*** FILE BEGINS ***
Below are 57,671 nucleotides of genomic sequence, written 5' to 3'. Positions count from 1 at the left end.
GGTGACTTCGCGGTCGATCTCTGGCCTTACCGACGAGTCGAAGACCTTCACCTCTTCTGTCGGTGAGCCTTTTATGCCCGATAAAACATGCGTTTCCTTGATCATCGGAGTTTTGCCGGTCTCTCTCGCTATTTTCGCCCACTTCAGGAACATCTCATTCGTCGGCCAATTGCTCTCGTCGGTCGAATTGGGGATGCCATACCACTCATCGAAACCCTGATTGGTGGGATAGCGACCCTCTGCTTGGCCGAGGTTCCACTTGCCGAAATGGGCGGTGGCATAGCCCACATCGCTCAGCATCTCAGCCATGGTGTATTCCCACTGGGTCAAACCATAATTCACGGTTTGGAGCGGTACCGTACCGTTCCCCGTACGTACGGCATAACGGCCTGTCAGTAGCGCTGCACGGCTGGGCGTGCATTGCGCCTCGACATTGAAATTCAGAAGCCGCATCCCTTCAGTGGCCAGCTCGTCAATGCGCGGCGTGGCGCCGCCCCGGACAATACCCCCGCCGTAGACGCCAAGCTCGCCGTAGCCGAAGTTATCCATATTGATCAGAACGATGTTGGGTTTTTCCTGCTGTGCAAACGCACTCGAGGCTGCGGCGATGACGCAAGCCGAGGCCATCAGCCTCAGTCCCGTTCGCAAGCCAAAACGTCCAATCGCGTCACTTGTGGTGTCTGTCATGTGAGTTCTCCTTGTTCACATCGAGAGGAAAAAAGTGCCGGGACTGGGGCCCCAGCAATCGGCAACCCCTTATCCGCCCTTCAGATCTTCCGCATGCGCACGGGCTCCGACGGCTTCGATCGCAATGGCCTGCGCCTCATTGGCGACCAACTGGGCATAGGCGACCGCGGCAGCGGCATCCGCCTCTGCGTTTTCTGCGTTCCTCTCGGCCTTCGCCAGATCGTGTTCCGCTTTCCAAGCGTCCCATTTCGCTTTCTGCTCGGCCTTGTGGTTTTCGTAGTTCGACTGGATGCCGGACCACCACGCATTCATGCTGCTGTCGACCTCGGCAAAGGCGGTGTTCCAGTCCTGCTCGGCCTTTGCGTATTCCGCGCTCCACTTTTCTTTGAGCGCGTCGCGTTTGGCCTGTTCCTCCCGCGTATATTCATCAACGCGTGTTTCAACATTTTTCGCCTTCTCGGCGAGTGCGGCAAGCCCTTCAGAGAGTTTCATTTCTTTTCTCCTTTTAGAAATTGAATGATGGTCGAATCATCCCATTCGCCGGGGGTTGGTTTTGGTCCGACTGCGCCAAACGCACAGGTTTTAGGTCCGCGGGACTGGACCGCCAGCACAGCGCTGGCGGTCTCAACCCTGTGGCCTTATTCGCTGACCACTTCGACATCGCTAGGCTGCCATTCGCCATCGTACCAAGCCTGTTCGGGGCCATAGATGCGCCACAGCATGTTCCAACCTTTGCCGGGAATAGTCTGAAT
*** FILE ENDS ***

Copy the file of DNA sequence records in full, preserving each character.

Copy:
Below are 57,671 nucleotides of genomic sequence, written 5' to 3'. Positions count from 1 at the left end.
GGTGACTTCGCGGTCGATCTCTGGCCTTACCGACGAGTCGAAGACCTTCACCTCTTCTGTCGGTGAGCCTTTTATGCCCGATAAAACATGCGTTTCCTTGATCATCGGAGTTTTGCCGGTCTCTCTCGCTATTTTCGCCCACTTCAGGAACATCTCATTCGTCGGCCAATTGCTCTCGTCGGTCGAATTGGGGATGCCATACCACTCATCGAAACCCTGATTGGTGGGATAGCGACCCTCTGCTTGGCCGAGGTTCCACTTGCCGAAATGGGCGGTGGCATAGCCCACATCGCTCAGCATCTCAGCCATGGTGTATTCCCACTGGGTCAAACCATAATTCACGGTTTGGAGCGGTACCGTACCGTTCCCCGTACGTACGGCATAACGGCCTGTCAGTAGCGCTGCACGGCTGGGCGTGCATTGCGCCTCGACATTGAAATTCAGAAGCCGCATCCCTTCAGTGGCCAGCTCGTCAATGCGCGGCGTGGCGCCGCCCCGGACAATACCCCCGCCGTAGACGCCAAGCTCGCCGTAGCCGAAGTTATCCATATTGATCAGAACGATGTTGGGTTTTTCCTGCTGTGCAAACGCACTCGAGGCTGCGGCGATGACGCAAGCCGAGGCCATCAGCCTCAGTCCCGTTCGCAAGCCAAAACGTCCAATCGCGTCACTTGTGGTGTCTGTCATGTGAGTTCTCCTTGTTCACATCGAGAGGAAAAAAGTGCCGGGACTGGGGCCCCAGCAATCGGCAACCCCTTATCCGCCCTTCAGATCTTCCGCATGCGCACGGGCTCCGACGGCTTCGATCGCAATGGCCTGCGCCTCATTGGCGACCAACTGGGCATAGGCGACCGCGGCAGCGGCATCCGCCTCTGCGTTTTCTGCGTTCCTCTCGGCCTTCGCCAGATCGTGTTCCGCTTTCCAAGCGTCCCATTTCGCTTTCTGCTCGGCCTTGTGGTTTTCGTAGTTCGACTGGATGCCGGACCACCACGCATTCATGCTGCTGTCGACCTCGGCAAAGGCGGTGTTCCAGTCCTGCTCGGCCTTTGCGTATTCCGCGCTCCACTTTTCTTTGAGCGCGTCGCGTTTGGCCTGTTCCTCCCGCGTATATTCATCAACGCGTGTTTCAACATTTTTCGCCTTCTCGGCGAGTGCGGCAAGCCCTTCAGAGAGTTTCATTTCTTTTCTCCTTTTAGAAATTGAATGATGGTCGAATCATCCCATTCGCCGGGGGTTGGTTTTGGTCCGACTGCGCCAAACGCACAGGTTTTAGGTCCGCGGGACTGGACCGCCAGCACAGCGCTGGCGGTCTCAACCCTGTGGCCTTATTCGCTGACCACTTCGACATCGCTAGGCTGCCATTCGCCATCGTACCAAGCCTGTTCGGGGCCATAGATGCGCCACAGCATGTTCCAACCTTTGCCGGGAATAGTCTGAAT